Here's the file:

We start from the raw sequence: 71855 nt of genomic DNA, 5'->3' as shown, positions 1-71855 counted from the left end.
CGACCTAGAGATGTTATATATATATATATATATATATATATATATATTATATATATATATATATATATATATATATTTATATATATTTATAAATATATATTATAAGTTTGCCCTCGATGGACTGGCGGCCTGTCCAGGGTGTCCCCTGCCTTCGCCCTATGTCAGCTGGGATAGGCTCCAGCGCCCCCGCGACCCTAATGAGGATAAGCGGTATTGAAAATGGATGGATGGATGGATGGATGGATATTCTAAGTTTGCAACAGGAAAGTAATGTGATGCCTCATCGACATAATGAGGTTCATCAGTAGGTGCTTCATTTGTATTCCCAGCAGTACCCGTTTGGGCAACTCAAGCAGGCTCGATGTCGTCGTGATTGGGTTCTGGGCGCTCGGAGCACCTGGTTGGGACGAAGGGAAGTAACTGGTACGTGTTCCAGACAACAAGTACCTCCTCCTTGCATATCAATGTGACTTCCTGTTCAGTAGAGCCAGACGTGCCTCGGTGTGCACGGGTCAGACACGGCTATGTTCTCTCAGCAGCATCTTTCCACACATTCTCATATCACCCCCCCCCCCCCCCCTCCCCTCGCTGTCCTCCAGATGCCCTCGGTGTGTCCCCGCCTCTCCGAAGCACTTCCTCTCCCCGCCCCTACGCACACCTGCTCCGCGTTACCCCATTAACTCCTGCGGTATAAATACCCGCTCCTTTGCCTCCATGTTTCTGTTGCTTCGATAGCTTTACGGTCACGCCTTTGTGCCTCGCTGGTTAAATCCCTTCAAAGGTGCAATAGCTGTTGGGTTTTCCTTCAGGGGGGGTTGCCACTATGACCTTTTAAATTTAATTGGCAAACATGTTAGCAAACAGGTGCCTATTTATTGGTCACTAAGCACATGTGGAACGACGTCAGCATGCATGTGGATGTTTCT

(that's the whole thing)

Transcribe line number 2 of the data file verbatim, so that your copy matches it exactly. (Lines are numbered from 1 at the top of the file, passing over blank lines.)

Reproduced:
CGACCTAGAGATGTTATATATATATATATATATATATATATATATATTATATATATATATATATATATATATATATTTATATATATTTATAAATATATATTATAAGTTTGCCCTCGATGGACTGGCGGCCTGTCCAGGGTGTCCCCTGCCTTCGCCCTATGTCAGCTGGGATAGGCTCCAGCGCCCCCGCGACCCTAATGAGGATAAGCGGTATTGAAAATGGATGGATGGATGGATGGATGGATATTCTAAGTTTGCAACAGGAAAGTAATGTGATGCCTCATCGACATAATGAGGTTCATCAGTAGGTGCTTCATTTGTATTCCCAGCAGTACCCGTTTGGGCAACTCAAGCAGGCTCGATGTCGTCGTGATTGGGTTCTGGGCGCTCGGAGCACCTGGTTGGGACGAAGGGAAGTAACTGGTACGTGTTCCAGACAACAAGTACCTCCTCCTTGCATATCAATGTGACTTCCTGTTCAGTAGAGCCAGACGTGCCTCGGTGTGCACGGGTCAGACACGGCTATGTTCTCTCAGCAGCATCTTTCCACACATTCTCATATCACCCCCCCCCCCCCCCCTCCCCTCGCTGTCCTCCAGATGCCCTCGGTGTGTCCCCGCCTCTCCGAAGCACTTCCTCTCCCCGCCCCTACGCACACCTGCTCCGCGTTACCCCATTAACTCCTGCGGTATAAATACCCGCTCCTTTGCCTCCATGTTTCTGTTGCTTCGATAGCTTTACGGTCACGCCTTTGTGCCTCGCTGGTTAAATCCCTTCAAAGGTGCAATAGCTGTTGGGTTTTCCTTCAGGGGGGGTTGCCACTATGACCTTTTAAATTTAATTGGCAAACATGTTAGCAAACAGGTGCCTATTTATTGGTCACTAAGCACATGTGGAACGACGTCAGCATGCATGTGGATGTTTCT